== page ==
We can of course say that Nah, Mizen will have lied or he will have been mistaken. But that does not detract in any way from the justification in saying that Lechmere passes the test here as a viable suspect, and that what happened actually encourages us to keep researching him as a suspect in his own right.

                          Sooner or later we will come to the situation where we say "Okay, there are a number of things that allow for entertaining suspicion about the carman - or even urges us to see him as a suspect - and so we should move on to doing the mandatory geographical test - what can we say about his paths and the possible ties to one or more of the murder sites?"

                          This is where some of you will say "we really should not check that, because London and its East End was so crammed with people that any dovetailing we may find becomes irrelevant."

                          And that in its turn is why I say that we cannot always listen to what posters suggest out here, we need instead to press on and do it the accepted way: check and see if the suspicions are verified in any way by the geography.

                          And you all know how that check works out.

                          The last post I would like to comment on is post 920. In it, Joshua Rogan writes "Which makes me wonder why a scamming Lechmere would have openly contradicted a policeman in court, when he could have just put it down to such a mishearing."

                          I personally think that it would sound more suspicious if Lechmere had suggested a mishearing: "No, the PC must have misunderstood me, I only said that the case required a policeman".
                          I think that denying it altogether was a better option, since the missing Paul would always stand as a guarantee for the carman being correct - he could possibly be found and questioned, and so Lechmere would reasonably never lie about it. That, I suspect, is how the jury must have reasoned, and it cemented their view of him as a truthful man, whereas Mizen simply HAD to be wrong.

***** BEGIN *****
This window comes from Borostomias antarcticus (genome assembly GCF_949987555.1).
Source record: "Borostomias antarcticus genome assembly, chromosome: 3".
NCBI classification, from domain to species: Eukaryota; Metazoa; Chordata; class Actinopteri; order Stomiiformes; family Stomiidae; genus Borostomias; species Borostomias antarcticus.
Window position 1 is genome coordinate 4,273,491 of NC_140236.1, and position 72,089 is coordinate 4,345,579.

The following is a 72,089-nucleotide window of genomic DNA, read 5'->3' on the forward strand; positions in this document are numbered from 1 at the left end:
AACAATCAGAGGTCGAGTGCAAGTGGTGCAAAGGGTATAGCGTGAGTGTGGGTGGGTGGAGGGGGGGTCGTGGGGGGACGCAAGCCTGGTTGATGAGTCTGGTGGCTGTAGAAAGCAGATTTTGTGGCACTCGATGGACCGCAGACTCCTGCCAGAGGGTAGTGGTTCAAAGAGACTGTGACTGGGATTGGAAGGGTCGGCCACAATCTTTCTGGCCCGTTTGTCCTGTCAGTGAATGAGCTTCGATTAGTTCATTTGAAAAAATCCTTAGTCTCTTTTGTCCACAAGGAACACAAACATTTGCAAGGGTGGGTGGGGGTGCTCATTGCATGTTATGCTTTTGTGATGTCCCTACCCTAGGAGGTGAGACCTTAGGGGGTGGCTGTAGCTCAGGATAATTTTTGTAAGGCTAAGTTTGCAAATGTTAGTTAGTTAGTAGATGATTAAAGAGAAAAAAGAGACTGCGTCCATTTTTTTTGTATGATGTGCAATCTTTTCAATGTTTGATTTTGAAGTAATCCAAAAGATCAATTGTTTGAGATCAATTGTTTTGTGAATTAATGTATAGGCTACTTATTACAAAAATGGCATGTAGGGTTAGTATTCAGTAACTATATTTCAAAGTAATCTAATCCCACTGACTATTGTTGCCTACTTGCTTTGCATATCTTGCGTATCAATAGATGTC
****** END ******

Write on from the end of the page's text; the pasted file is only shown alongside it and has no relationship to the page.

As long as Lechmere was never suspected, he was destined to get away with this kind of a lie, the whole scenario disenabled Mizen to be correct. Regardless of HOW Mizen would have gotten it wrong, it must have appeared to the jury that this was the only option.
                          As for Mizen, I think he would be quite likely to press his point about having been told about another PC if Lechmere suggested a wording that Mizen knew was not correct. As long as you are not served that kind of a specific wording, you are left to use your own phantasy about how you caould have gotten it wrong, and such a thing will make it easier to accept. "Maybe I did mishear him?" instead of "No, he certainly did not say that!"
                          Last edited by Fisherman; 06-08-2018, 01:41 AM.

                          Comment


                          • Originally posted by Abby Normal View Post
                            And I cant imagine any American with the name Jacob Rees-Mog?!?!
                            Lol. What a name!
                            Rees-Mogg, who is jokingly called The Minister For The Eighteenth Century holds the record for using the longest word ever used in parliament.

                            https://youtu.be/GmXQOJhd0_0

                            You should see the names of his children. One is called Sixtus Dominic Boniface Christopher Rees-Mogg. Another is Alfred Wulfric Leyson Pius Rees-Mogg. The rest of his family have normal names like Anselm and Annunziata Mary Granville.

                            Just a normal, everyday English family.
                            Regards

                            Herlock Sholmes

                            Comment


                            • But Fish, Crossmere might have known that Paul would almost certainly be found - especially after giving an interview to a newspaper - and if you're right that Paul was out of hearing, Paul would not have been in a position to back Crossmere up. Crossmere may have scored a temporary success with the jury - if they were thinking that far ahead - but in the end it would be his word against Mizen's. Better to go for the misunderstanding - less risk of arousing suspicion in the minds of jury, coroner and police.

                              Comment


                              • Originally posted by Herlock Sholmes View Post
                                Rees-Mogg, who is jokingly called The Minister For The Eighteenth Century holds the record for using the longest word ever used in parliament.

                                https://youtu.be/GmXQOJhd0_0

                                You should see the names of his children. One is called Sixtus Dominic Boniface Christopher Rees-Mogg. Another is Alfred Wulfric Leyson Pius Rees-Mogg. The rest of his family have normal names like Anselm and Annunziata Mary Granville.

                                Just a normal, everyday English family.
                                His old man helped save Mick Jagger from being sent to jail in 1967